Some of the women that I interviewed over three years were providing one-on-one support. These were wealthy families, basically. One mother I spoke to was providing more than $25,000 a year in wages to a paraprofessional within the system. Part of that is to do with therapy choices in autism—people who go for applied behavioural analysis. This costs an enormous amount of money. It is a gold-standard treatment. The model of that is that you have 40 hours a week in the home of one-on-one. Then you continue some of that through school, and then hopefully you gradually fade that out. Parents who are committed to that and able to afford it were often continuing that in the government system.[13]

3.21      However, not all families are financially able to support their children's additional needs in the same ways or to the same extent. As Dr Lilley pointed out:

Current inequalities in access to support and services for students diagnosed with autism are of great concern. Some families whose children attended government schools were either providing funds to pay for extra paraprofessional support or employing their own staff to work one-on-one with their child through much of the school day. There is a clear inequity to situations in which the socioeconomic positioning of families may be an important determinant of the resources and supports a student receives, even in the government sector.[14]

3.22      For instance, the committee heard from the Association for Behaviour Analysis Australia, who noted that ongoing therapy from a behavioural analyst, while it can provide considerable benefit for the child, would cost 'an absolute fortune':

The early-intervention ages where therapy is recommended generally are 30 to 40 hours a week, and that cost could be around $50,000 a year for the parent, which is a massive amount. Some parents can sustain that for a year, two years or three years. Others can only do a few months of that.[15]

3.23      Another parent told the committee of the costs she had incurred and the impact that has had on their family:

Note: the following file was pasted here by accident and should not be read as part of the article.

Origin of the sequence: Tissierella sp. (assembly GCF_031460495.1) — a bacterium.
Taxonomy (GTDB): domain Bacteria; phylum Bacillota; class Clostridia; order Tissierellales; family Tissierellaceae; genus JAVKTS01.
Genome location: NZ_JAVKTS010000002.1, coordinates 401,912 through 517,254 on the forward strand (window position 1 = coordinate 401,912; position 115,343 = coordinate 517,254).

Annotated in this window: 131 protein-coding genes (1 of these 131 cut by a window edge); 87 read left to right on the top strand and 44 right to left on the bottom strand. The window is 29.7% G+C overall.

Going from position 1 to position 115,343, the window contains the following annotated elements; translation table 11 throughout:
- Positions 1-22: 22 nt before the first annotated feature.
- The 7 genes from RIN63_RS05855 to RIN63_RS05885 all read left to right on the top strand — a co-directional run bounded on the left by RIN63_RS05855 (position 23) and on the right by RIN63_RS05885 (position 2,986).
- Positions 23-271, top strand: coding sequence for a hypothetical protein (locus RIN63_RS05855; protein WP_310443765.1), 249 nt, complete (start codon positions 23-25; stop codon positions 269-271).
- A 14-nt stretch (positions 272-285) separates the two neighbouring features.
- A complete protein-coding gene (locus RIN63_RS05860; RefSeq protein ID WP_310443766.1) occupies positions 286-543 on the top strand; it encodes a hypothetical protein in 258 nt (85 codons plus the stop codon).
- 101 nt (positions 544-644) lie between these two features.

I am a sole parent with three children. My son NEEDS to see a psychologist on a weekly basis and he NEEDS speech therapy sessions on an ongoing basis. So this is what we must 'choose' to pay for. The money for these interventions comes after rent and food. We don't have anything left for swimming lessons, play centre visits, blueberries, new shoes, holidays, haircuts..... My son's funding covers the cost of an aide for three days so he cannot go to school for the other two days a week.[16]

3.24      Speaking on behalf of the Gold Coast Dyslexia Support Group, parents broke down some of the costs commonly borne by families:

Many children are so distressed by their school or at school that they require clinical psychologists for anxiety disorders and chronic depression. Parents outlay large amounts of money to provide support that does not occur in our schools. An assessment with an educational psychologist can cost anywhere from $800 up to $2,000. Private tuition with a specialist teacher costs between $70 and $120 per hour. None of this is subsidised under Medicare or can be claimed as a tax deduction. This financial cost is worn solely by the families.[17]

When our children were diagnosed, we went to the school to try to get support, intervention and assistive technology. We were told, 'There's no resources and no funding,' so we have funded that ourselves. I have two children who are dyslexic. The report was $800 apiece, none of which could be claimed. Prior to having them diagnosed as dyslexic, because we knew nothing about dyslexia, we put them through an extensive occupational therapy program, which totalled $3,200. Private tuition for my daughter this year is costing us $13,000. We funded the technology and the assistive tech for both of our children, and that has been in the vicinity of $3,000 or $4,000 so far.[18]